Controversial survey rates hospital performance

By Jennifer Thurbide

Hospitals across the country had mixed reactions to a controversial new ranking system published by CBC and unveiled on their the fifth estate program last week.

After months of investigating medical facilities in small towns and urban centres, the news establishment launched Rate My Hospital, an assessment tool that graded Canadian hospital performance and that provided a ranking of between A+ and D to more than 140 hospitals in Canada.

On the list were institutions like the Red Lake Margaret Cochenour Memorial Hospital (RLMCMH), Lake of the Woods District Hospital and the Dryden Regional Health Centre.

Last week RLMCMH President and Chief Executive Officer Paul Chatelain says in an effort to be transparent he responded to the CBC’s request for information noting the data they were seeking was not confidential and would eventually be gathered through other means.

“I think it was a good opportunity to raise awareness about health care which is a sensitive subject these days,” said Chatelain on April 11. “I didn’t realize it was quite the controversial story that has been put out.”

The local hospital did not receive an overall ranking, which was common for institutions that did not handle surgeries, however, was given a B for “nursing –sensitive adverse events, medical patients” and a D for “readmission after medical treatments”.

Chatelain says the latter ranking was inevitable as the indicator does not take into account the isolation factor.

“When a patient comes in for a chest cold or possible pneumonia and they come in next week with a possible broken foot – that is counted as a readmission. I mean where are they going to go, Dryden? To me, I don’t believe in that indicator at all.”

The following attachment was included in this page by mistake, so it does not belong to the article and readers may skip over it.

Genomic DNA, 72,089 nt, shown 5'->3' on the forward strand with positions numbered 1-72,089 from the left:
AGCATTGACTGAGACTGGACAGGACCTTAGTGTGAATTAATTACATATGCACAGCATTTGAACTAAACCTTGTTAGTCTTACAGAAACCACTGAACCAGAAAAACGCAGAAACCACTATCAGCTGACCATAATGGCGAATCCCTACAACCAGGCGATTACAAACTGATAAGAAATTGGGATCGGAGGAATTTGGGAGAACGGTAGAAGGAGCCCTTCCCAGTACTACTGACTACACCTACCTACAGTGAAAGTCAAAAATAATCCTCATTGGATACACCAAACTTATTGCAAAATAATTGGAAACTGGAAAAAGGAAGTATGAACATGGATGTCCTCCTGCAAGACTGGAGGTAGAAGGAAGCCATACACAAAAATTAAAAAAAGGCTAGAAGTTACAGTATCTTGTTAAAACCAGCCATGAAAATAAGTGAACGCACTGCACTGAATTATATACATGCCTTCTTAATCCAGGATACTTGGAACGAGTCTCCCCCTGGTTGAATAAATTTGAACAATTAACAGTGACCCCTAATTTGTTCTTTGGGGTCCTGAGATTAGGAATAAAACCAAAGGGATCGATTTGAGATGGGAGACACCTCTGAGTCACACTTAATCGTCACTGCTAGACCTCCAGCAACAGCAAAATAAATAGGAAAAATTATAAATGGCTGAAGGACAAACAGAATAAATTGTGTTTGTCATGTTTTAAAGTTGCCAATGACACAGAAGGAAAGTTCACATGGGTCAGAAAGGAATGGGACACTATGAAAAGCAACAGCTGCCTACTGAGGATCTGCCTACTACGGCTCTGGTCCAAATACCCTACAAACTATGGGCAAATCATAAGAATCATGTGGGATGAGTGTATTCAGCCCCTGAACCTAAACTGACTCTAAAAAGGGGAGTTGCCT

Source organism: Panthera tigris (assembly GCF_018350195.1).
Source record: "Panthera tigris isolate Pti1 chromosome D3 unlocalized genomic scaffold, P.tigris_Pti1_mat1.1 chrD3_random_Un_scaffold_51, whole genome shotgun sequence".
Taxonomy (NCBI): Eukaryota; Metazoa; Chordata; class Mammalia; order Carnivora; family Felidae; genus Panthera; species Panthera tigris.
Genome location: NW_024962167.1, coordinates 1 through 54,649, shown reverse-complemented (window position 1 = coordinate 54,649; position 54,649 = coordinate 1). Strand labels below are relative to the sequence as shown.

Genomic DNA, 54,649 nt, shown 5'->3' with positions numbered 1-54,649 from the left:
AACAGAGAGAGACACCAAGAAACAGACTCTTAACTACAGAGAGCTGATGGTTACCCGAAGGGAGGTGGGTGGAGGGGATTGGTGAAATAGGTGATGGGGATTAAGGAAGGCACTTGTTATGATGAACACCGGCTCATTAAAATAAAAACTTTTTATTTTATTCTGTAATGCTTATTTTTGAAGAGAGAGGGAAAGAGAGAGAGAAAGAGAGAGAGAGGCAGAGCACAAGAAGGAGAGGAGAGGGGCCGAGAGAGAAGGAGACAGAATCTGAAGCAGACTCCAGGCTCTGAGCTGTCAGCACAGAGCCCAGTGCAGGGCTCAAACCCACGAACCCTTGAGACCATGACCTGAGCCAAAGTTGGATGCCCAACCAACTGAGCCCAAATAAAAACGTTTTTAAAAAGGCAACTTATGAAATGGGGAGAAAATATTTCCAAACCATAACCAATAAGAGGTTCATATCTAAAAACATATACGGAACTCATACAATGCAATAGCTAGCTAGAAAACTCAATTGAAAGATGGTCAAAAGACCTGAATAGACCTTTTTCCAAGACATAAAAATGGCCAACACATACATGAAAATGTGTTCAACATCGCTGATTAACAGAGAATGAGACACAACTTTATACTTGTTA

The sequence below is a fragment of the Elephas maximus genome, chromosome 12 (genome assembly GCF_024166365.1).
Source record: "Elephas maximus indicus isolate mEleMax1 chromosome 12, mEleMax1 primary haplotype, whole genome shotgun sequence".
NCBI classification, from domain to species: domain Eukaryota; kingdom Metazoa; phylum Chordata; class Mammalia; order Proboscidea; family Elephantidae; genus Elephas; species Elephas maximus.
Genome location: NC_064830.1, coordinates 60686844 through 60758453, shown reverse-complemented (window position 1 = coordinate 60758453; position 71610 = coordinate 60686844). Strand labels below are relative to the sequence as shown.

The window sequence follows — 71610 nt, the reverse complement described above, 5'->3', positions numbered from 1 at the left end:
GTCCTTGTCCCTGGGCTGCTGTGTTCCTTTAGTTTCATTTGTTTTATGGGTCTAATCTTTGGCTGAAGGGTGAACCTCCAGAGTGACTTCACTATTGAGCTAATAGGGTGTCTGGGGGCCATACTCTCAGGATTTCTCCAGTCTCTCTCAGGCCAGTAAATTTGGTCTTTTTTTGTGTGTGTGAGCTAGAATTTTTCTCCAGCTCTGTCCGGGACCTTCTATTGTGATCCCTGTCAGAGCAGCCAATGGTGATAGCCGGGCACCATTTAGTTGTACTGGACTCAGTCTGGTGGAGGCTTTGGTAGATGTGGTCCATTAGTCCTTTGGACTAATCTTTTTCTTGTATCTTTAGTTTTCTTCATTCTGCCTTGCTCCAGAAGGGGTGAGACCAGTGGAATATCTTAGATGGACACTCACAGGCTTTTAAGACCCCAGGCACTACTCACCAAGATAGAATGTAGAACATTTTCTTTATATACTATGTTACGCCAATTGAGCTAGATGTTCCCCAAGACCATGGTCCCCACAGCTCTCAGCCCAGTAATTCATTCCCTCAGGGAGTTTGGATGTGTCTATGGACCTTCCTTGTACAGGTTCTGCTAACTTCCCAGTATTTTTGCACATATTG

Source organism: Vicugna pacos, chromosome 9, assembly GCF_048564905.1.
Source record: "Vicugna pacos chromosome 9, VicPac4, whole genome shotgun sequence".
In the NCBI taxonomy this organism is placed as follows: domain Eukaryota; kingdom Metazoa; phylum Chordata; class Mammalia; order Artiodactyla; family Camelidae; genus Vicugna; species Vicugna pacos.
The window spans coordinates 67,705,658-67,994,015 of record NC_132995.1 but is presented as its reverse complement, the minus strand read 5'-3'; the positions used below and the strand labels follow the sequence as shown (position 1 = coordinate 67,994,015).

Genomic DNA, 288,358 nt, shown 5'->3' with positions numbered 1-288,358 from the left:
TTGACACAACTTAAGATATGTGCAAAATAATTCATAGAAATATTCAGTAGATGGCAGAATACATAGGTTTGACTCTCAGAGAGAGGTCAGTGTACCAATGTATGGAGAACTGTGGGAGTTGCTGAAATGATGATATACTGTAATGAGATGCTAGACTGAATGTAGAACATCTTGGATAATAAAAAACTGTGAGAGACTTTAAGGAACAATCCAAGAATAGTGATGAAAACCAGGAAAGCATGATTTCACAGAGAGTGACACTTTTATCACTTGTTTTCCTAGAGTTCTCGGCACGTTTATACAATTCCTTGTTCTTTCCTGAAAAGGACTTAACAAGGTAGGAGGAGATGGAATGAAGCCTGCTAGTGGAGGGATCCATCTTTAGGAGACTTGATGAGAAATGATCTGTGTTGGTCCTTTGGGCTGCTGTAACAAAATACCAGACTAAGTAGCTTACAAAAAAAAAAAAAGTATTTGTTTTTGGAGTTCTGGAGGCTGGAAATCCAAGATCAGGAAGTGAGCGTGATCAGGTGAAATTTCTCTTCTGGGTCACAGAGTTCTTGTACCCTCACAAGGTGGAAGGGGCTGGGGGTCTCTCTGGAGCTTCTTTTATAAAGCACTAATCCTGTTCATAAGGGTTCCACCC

CBC says an A+ grade means that data reported by the hospital shows its patient outcomes in the areas measured are substantially better than a typical hospital of the same size; a B means they are similar; a C that they are lower and a D that the are substantially lower than a typical hospital of the same size.

The Dryden Regional Health Centre was the only regional hospital to receive an overall ranking, garnering a B. Two Winnipeg hospitals in the large-community category received a A+ ranking – Grace Hospital and Victoria General Hospital, and 140 hospitals across the country received B grades. Thunder Bay’s Regional Health Science Centre received C rating. Eight hospitals received a D grade, four in British Columbia, three in Alberta and one in Saskatchewan.

Jack Tu, a cardiologist at Schulich Heart Centre at Sunnybrook Hospital in Toronto and a member of the five-person panel that provided the assessments, told the public last week report cards on medical institutions are controversial due to a lack of standardization in approach.

“Every hospital wants to do well on these reports, and so by making this information public, it can help to galvanize hospital administrators and clinicians into making necessary system changes to improve their performance,” said Tu.

Chatelain agreed. The CEO notes processes like these raise awareness and “keeps management and the board on our toes that we need to do it better.”

“I think we have done really well and I think that if we would have received a score it would have been a B or something close to that. It’s a snapshot of how we are doing,” he added.

The Ontario Hospital Association’s CEO and President Pat Campbell criticized the scoring system, citing concerns with the methodology.

“Patients providing commentary on hospitals, CBC providing commentary on hospitals, that’s all fair game,” she told media last week. “What we’re concerned about is patients relying on this information to make decisions on when and how to access care when it’s not necessarily grounded in good evidence.”

CBC says the data collected for the project came from the Canadian Institute of Hospital Information, a publically funded, non-profit organization, and a survey sent to more than 600 hospital CEOs earlier this year.

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